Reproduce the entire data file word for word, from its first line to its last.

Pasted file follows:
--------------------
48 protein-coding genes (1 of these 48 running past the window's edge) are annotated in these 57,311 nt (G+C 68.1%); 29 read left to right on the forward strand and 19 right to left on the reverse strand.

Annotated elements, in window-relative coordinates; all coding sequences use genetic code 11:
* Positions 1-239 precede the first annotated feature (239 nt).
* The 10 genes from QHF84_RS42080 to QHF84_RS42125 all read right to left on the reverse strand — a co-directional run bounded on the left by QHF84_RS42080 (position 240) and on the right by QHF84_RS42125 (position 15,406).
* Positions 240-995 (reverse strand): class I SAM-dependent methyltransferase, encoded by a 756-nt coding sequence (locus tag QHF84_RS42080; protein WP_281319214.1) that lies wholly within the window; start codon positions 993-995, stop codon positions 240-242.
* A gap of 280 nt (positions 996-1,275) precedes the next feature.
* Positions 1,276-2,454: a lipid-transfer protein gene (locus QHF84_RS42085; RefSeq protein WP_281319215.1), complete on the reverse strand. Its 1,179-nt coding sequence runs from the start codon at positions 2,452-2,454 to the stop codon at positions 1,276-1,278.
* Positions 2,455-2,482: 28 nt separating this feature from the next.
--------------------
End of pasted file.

48 protein-coding genes (1 of these 48 running past the window's edge) are annotated in these 57,311 nt (G+C 68.1%); 29 read left to right on the forward strand and 19 right to left on the reverse strand.

Annotated elements, in window-relative coordinates; all coding sequences use genetic code 11:
* Positions 1-239 precede the first annotated feature (239 nt).
* The 10 genes from QHF84_RS42080 to QHF84_RS42125 all read right to left on the reverse strand — a co-directional run bounded on the left by QHF84_RS42080 (position 240) and on the right by QHF84_RS42125 (position 15,406).
* Positions 240-995 (reverse strand): class I SAM-dependent methyltransferase, encoded by a 756-nt coding sequence (locus tag QHF84_RS42080; protein WP_281319214.1) that lies wholly within the window; start codon positions 993-995, stop codon positions 240-242.
* A gap of 280 nt (positions 996-1,275) precedes the next feature.
* Positions 1,276-2,454: a lipid-transfer protein gene (locus QHF84_RS42085; RefSeq protein WP_281319215.1), complete on the reverse strand. Its 1,179-nt coding sequence runs from the start codon at positions 2,452-2,454 to the stop codon at positions 1,276-1,278.
* Positions 2,455-2,482: 28 nt separating this feature from the next.